Close Close
Bloomberg photo of GMO's Jeremy Grantham

Portfolio > Economy & Markets > Economic Trends

Jeremy Grantham: ‘Superbubble’ Yet to Burst in ‘Epic Finale’

Your article was successfully shared with the contacts you provided.

What You Need to Know

  • The current superbubble features a dangerous mix: cross-asset overvaluation, commodity shock and a hawkish Fed, Grantham says.
  • This summer's bear market rally fits the superbubble pattern, he says.
  • If historical patterns repeat, he writes, the market could be in for a tragedy.

The stock market’s current “superbubble” has yet to burst, renowned investment strategist and forecaster Jeremy Grantham suggested in an opinion piece, warning investors that a financial “tragedy” may be in the offing.

Grantham, co-founder of the asset manager GMO, made the comments on his firm’s website Wednesday as U.S. equities experienced the fourth day straight day in a major sell-off.

“The current superbubble features an unprecedentedly dangerous mix of cross-asset overvaluation (with bonds, housing and stocks all critically overpriced and now rapidly losing momentum), commodity shock, and Fed hawkishness,” he wrote. “Each cycle is different and unique — but every historical parallel suggests that the worst is yet to come.”

Grantham, known for accurately calling past market bubbles, cited parallels between current market conditions and those of the three previous superbubbles in 1929, 1972 and 2000, saying the current one appears to have paused between its third and final acts.

“Prepare for an epic finale,” he cautioned investors.

Superbubbles, unlike other market phenomena, are among the most important events in an investor’s career and have clear features in common, Grantham wrote.

“One of those features is the bear market rally after the initial derating stage of the decline but before the economy has clearly begun to deteriorate, as it always has when superbubbles burst. This in all three previous cases recovered over half the market’s initial losses, luring unwary investors back just in time for the market to turn down again, only more viciously, and the economy to weaken,” he said.

“This summer’s rally has so far perfectly fit the pattern,” Grantham added.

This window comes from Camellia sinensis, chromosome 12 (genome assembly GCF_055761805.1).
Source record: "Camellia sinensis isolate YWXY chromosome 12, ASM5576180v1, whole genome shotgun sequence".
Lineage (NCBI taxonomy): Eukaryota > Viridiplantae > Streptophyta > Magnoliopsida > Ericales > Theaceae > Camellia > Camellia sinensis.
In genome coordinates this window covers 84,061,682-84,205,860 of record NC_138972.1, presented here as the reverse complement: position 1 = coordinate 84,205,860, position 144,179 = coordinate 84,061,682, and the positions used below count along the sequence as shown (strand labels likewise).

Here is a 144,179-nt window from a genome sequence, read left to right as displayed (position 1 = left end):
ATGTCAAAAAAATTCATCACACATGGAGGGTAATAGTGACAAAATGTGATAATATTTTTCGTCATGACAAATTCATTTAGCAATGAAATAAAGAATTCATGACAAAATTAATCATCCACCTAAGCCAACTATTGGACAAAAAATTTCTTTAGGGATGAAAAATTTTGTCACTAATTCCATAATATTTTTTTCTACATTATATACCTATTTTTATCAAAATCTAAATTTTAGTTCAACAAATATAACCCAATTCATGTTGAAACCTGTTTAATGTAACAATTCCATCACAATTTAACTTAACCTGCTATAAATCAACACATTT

“The U.S. stock market remains very expensive and an increase in inflation like the one this year has always hurt multiples, although more slowly than normal this time. But now the fundamentals have also started to deteriorate enormously and surprisingly: between COVID in China, war in Europe, food and energy crises, record fiscal tightening and more, the outlook is far grimmer than could have been foreseen in January,” he said.

“Longer term, a broad and permanent food and resource shortage is threatening, all made worse by accelerating climate damage.”

The current bubble features the most dangerous mix of superbubble factors in modern times, with housing, stocks and bonds all “critically historically overvalued at the end of last year” and the economy confronting an inflation surge and interest rate shock, the type that ”have always cast a long growth-suppressing shadow,” Grantham said.

“If the bear market has already ended, the parallels with the three other U.S. superbubbles — so far so strangely in line — would be completely broken. This is always possible,” he wrote. But “these few epic events” seem to have their own rules, he said.

“If history repeats, the play will once again be a Tragedy. We must hope this time for a minor one,” Grantham said, mentioning in a footnote that “2000 was minor, 1972 major and 1929, of course, horrific.”

The market has been in a “true superbubble” for some time, and it’s important to remember that bubbles in developed markets have always “broken back to trend,” he said. “The higher they go, therefore, the further they have to fall.”

The Dow Jones Industrial Average fell more than 1,000 points Friday after Federal Reserve Chairman Jerome Powell indicated the central bank would maintain a hawkish stance on raising interest rates to tame inflation; the Dow had sold off another 900 points this week as of midday Thursday.


© 2023 ALM Global, LLC, All Rights Reserved. Request academic re-use from All other uses, submit a request to [email protected]. For more information visit Asset & Logo Licensing.